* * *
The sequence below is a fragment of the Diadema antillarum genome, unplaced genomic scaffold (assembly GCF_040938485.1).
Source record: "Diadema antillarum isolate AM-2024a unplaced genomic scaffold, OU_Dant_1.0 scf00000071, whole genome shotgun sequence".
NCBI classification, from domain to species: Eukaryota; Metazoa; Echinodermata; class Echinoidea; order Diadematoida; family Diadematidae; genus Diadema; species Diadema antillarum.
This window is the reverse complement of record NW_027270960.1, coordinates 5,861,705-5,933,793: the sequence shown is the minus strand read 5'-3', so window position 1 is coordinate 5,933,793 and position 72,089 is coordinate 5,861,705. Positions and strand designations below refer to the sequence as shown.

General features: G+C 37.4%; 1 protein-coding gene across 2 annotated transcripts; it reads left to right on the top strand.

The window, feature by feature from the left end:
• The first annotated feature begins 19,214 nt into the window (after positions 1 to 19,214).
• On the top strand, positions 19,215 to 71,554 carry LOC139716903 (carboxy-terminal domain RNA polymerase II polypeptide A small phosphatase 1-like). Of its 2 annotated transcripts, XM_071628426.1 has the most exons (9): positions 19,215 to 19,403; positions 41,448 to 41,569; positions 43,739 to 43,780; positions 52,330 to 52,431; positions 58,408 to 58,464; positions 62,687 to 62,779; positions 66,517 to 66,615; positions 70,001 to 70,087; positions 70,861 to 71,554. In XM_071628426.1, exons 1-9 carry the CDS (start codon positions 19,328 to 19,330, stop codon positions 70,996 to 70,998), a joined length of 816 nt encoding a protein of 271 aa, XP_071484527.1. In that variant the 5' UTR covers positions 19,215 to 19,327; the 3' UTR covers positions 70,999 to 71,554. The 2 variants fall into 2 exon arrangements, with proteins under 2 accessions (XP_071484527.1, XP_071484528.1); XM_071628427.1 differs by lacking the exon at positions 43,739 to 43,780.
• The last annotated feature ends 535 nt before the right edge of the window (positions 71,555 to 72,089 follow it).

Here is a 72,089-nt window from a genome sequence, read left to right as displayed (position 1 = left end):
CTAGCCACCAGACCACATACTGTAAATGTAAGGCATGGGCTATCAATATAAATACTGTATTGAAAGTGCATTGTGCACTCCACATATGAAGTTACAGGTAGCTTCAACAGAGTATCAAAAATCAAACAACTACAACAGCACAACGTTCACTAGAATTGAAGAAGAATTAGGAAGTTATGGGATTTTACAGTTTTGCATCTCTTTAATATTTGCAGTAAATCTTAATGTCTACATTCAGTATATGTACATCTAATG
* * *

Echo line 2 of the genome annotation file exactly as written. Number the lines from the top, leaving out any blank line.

Source record: "Diadema antillarum isolate AM-2024a unplaced genomic scaffold, OU_Dant_1.0 scf00000071, whole genome shotgun sequence".